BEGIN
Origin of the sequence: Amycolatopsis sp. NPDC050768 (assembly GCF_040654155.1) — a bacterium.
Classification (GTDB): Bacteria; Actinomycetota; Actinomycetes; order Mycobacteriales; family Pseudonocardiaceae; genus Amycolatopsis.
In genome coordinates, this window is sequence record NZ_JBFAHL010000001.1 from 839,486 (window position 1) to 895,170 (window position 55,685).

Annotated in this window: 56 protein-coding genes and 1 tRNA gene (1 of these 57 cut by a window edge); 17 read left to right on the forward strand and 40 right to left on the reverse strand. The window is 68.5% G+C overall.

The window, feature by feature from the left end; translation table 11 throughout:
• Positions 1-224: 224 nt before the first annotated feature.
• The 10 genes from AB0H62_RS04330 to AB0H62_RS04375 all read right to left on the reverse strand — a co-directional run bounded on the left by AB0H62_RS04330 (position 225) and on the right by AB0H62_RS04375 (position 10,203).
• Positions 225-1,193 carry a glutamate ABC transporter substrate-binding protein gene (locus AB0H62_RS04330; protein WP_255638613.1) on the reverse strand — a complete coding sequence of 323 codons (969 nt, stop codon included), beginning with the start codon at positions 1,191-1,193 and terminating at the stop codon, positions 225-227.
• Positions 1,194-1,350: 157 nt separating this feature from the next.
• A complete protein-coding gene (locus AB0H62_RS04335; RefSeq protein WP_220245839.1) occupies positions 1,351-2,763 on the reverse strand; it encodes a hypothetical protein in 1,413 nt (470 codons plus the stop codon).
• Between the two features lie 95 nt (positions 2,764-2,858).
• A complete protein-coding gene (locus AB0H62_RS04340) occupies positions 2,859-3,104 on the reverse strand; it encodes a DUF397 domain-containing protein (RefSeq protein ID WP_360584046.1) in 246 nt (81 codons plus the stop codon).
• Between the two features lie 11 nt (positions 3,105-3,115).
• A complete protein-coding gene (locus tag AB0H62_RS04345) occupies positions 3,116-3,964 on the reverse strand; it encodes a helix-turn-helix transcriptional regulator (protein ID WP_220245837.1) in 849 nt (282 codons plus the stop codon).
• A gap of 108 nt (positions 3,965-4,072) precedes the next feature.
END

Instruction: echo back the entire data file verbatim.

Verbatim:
Origin of the sequence: Amycolatopsis sp. NPDC050768 (assembly GCF_040654155.1) — a bacterium.
Classification (GTDB): Bacteria; Actinomycetota; Actinomycetes; order Mycobacteriales; family Pseudonocardiaceae; genus Amycolatopsis.
In genome coordinates, this window is sequence record NZ_JBFAHL010000001.1 from 839,486 (window position 1) to 895,170 (window position 55,685).

Annotated in this window: 56 protein-coding genes and 1 tRNA gene (1 of these 57 cut by a window edge); 17 read left to right on the forward strand and 40 right to left on the reverse strand. The window is 68.5% G+C overall.

The window, feature by feature from the left end; translation table 11 throughout:
• Positions 1-224: 224 nt before the first annotated feature.
• The 10 genes from AB0H62_RS04330 to AB0H62_RS04375 all read right to left on the reverse strand — a co-directional run bounded on the left by AB0H62_RS04330 (position 225) and on the right by AB0H62_RS04375 (position 10,203).
• Positions 225-1,193 carry a glutamate ABC transporter substrate-binding protein gene (locus AB0H62_RS04330; protein WP_255638613.1) on the reverse strand — a complete coding sequence of 323 codons (969 nt, stop codon included), beginning with the start codon at positions 1,191-1,193 and terminating at the stop codon, positions 225-227.
• Positions 1,194-1,350: 157 nt separating this feature from the next.
• A complete protein-coding gene (locus AB0H62_RS04335; RefSeq protein WP_220245839.1) occupies positions 1,351-2,763 on the reverse strand; it encodes a hypothetical protein in 1,413 nt (470 codons plus the stop codon).
• Between the two features lie 95 nt (positions 2,764-2,858).
• A complete protein-coding gene (locus AB0H62_RS04340) occupies positions 2,859-3,104 on the reverse strand; it encodes a DUF397 domain-containing protein (RefSeq protein ID WP_360584046.1) in 246 nt (81 codons plus the stop codon).
• Between the two features lie 11 nt (positions 3,105-3,115).
• A complete protein-coding gene (locus tag AB0H62_RS04345) occupies positions 3,116-3,964 on the reverse strand; it encodes a helix-turn-helix transcriptional regulator (protein ID WP_220245837.1) in 849 nt (282 codons plus the stop codon).
• A gap of 108 nt (positions 3,965-4,072) precedes the next feature.